Cookin' with the Kids
Simple Sides: Tropical Mushrooms
By Dennis Linden
Competing schedules in the day-to-day lives of a busy modern family make it difficult to share a home-cooked meal together, but not impossible. In fact, with a little planning, cooking together can become a fun family event and learning opportunity. This feature will focus on providing a child or a group of children, working together under the supervision of an adult, with one uncomplicated, healthy and delicious side dish recipe. The dishes will be centered on seasonal fresh produce items; the recipes will always contain tasks will allow even the youngest kitchen helper to contribute to the family meal. Parents should always read through each recipe carefully to judge the division of labor based on age and ability as well as to identify where adult attention might be especially needed.
Many of the recipes presented here will seem very basic -- this is by design. It is hoped that these simple preparations will provide the culinary foundation and confidence to inspire kids to try more challenging recipes as their experience in the kitchen develops. Melissa’s encourages parents to find the time to gather as a family unit at least once a week for a dinner that everyone pitches in to prepare. It’s a wonderful way to teach a child basic culinary skills and, more importantly, cooking with your children will build memories in all of your hearts forever. “No one is born a great cook, one learns by doing” – Julia Child.
In the U.S. marketplace Feijoas, also known as pineapple guava, are still considered an exotic specialty fruit that is usually tucked away in an obscure corner of a retailer’s tropical fruit section. Conversely, in New Zealand the fruit is as common as the red apple; in part because its slow-growing evergreen shrub, easily 15 ft. high and wide, is also a popular landscape hedge plant that grows prolifically in the county. So, in season, feijoas are everywhere throughout New Zealand as well as neighboring Australia! The fruit looks like a cross between an elongated lime and maybe a fuzz-less kiwi fruit. The rough, waxy, muddled-green inedible skin protects cream-colored pulp that has a gritty, pear-like texture and a center of tiny, edible seeds. The fruit’s flavor is hard to quantify as it is influenced by a strong aromatic fragrance, which suggests hints of guava, strawberry and pineapple both in the air and on the palate.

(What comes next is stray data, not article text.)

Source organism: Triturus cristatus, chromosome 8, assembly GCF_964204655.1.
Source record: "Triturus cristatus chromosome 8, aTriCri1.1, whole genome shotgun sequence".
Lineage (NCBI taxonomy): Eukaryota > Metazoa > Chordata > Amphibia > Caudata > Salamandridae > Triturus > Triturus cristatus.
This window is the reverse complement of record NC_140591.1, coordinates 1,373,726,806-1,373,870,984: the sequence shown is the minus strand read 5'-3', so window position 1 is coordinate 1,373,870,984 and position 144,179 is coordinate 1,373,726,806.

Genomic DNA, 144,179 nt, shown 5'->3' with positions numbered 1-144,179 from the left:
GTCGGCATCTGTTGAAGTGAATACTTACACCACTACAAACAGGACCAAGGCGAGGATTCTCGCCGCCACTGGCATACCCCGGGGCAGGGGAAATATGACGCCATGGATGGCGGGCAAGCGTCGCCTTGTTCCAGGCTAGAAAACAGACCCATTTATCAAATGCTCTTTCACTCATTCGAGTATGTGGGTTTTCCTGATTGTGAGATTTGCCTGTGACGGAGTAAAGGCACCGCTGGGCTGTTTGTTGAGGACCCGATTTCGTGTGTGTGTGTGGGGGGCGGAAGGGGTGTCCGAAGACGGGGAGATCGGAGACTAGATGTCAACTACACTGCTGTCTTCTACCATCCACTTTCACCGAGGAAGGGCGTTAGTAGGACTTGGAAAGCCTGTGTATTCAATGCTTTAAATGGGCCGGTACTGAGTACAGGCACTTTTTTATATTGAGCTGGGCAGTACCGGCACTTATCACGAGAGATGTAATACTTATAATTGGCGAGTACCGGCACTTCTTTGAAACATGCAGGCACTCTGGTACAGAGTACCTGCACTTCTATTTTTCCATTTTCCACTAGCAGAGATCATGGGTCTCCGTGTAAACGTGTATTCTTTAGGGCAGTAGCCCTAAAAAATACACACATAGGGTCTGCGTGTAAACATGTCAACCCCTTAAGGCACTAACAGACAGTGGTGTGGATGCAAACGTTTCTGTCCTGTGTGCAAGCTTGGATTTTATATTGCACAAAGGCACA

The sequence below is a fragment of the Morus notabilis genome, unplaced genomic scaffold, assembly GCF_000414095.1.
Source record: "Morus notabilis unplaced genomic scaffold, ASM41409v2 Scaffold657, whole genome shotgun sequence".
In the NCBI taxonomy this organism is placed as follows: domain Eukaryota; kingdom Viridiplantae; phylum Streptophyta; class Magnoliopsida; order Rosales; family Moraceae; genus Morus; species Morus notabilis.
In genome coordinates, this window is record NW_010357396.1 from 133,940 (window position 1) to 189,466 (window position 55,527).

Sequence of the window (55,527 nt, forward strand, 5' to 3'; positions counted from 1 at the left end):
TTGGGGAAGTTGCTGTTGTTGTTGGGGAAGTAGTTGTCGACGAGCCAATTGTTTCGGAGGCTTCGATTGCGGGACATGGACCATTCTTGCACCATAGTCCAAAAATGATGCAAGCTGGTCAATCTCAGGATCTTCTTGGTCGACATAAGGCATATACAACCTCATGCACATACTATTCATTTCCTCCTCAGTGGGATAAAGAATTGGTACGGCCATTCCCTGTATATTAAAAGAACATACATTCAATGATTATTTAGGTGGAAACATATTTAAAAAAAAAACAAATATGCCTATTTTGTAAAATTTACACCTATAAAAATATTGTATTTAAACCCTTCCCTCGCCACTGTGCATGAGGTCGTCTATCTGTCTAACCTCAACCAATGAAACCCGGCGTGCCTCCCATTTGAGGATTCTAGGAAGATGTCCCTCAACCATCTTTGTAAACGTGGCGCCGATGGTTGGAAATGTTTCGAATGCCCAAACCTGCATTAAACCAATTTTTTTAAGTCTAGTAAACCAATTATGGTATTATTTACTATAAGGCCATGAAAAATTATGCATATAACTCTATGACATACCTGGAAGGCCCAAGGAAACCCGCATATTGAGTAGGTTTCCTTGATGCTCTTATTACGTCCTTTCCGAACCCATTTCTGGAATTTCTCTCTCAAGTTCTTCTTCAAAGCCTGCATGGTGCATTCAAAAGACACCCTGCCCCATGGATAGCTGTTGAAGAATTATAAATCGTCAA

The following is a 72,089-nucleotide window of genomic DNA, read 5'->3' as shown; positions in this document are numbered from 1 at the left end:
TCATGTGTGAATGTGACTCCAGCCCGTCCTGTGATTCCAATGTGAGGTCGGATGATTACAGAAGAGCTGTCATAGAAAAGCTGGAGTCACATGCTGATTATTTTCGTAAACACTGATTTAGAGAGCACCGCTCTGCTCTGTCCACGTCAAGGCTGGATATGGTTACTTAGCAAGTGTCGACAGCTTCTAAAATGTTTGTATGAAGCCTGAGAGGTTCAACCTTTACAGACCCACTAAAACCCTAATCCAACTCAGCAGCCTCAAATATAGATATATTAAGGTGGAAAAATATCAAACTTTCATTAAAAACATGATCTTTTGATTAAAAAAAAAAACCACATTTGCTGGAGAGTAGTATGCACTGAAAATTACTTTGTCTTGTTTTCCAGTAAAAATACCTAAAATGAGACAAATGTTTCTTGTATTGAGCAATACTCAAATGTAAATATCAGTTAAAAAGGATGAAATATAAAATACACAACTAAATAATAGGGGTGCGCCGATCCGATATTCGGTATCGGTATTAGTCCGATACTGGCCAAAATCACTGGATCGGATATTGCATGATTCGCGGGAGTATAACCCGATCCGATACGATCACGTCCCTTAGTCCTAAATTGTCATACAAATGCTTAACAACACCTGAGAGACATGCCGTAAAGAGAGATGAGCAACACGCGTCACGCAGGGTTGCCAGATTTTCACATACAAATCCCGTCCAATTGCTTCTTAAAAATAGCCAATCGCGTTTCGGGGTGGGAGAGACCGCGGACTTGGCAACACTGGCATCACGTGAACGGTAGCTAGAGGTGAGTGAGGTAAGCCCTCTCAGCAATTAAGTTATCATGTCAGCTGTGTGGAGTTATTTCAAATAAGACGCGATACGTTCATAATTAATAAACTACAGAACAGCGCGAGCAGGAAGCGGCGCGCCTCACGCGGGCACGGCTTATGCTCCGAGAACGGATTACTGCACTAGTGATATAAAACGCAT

Melissa’s offers this tasty fruit almost year-around from our growing partners in New Zealand, Chile, and Northern California, though supplies can sometimes be sporadic. While feijoas are considered a “dessert” fruit usually consumed out of hand or chopped into salads, the fruit also pairs great with a sharp cheese and can be baked or sautéed adding a unique fruity tang to savory dishes. Feijoas are one of this writer’s favorites. In fact, I found the featured recipe for this month’s blog on the web site of a feijoa grower and I just had to try it. It was so simple and delicious that, dare I suggest, that a child could make it!
Introducing your aspiring young chefs to different kinds of fresh ingredients from around the world only broadens their appreciation for foods of other cultures that they can add to their culinary toolbox and use for years to come. So here’s a fun recipe that centers around two seemingly incongruous ingredients that are seldom found together – mushrooms and fruit (feijoas) – for a quick, easy and slightly eccentric side dish! The unique fruity tang of the feijoas makes for a pleasant flavor counterpoint to the meaty texture of a crimini or baby portobello mushroom. In fact, not only does this recipe use a fruit unfamiliar to your young kitchen crew, but it also provides an opportunity for a Mushroom 101 lesson at the cutting board.
Here’s your mushroom cheat sheet, which probably contains some info that may surprise even the teacher! The most prevalent mushrooms offered by most all retailers are white button, brown crimini and baby portobello. In fact, they are all the same variety at different stages of maturity. The white button mushroom is the youngest, so has developed the least amount of flavor. As a mushroom ages its color turns shades of brown and the texture becomes denser. Consequently, the brown mushroom has a meatier, heartier flavor over the more delicate white variety. When confronted with a choice at retail of a package of crimini or baby portobello, save considerable coin with the crimini since the only difference is considerable price! Your young sous chefs should also know that when picking out mushrooms at retail, they should check the underside of each mushroom -- the gills should be tight and hardly detectible; as a mushroom ages the gills will spread open and be quite visible.
FEIJOAS & MUSHROOMS
2 lbs. fresh Crimini/Baby Portobello mushrooms
6 Tbsp. olive oil
6 oz. Lime Juice
½ lime, zested
4 cloves garlic, minced
1 TBS fresh thyme
1/2 tsp salt
1/2 tsp pepper
½ cup grated Parmesan cheese
What the kids can do:
Using a vegetable peeler remove the feijoas’ skin and cut into quarters, then slice the fruit into smaller pieces.
Remove stems and slice mushrooms thin. Retain stems for another dish.
Marinade: whisk together the oil, lime juice & zest, garlic, thyme, salt and pepper in a small bowl. Combine feijoa pieces and mushroom slices in a large mixing bowl and toss gently with marinade.
Arrange the mushrooms and feijoa pieces in a single layer on the baking sheet covered with parchment paper and sprinkle generously with Parmesan.
What the supervising adult should do:
Closely oversee the knife work needed in prepping the fruit and slicing the mushrooms. Bake at 375° for 12-15 minutes, or until brown, supervising flipping it all once during the baking process. Serve warm / pairs well with chicken or pork dishes.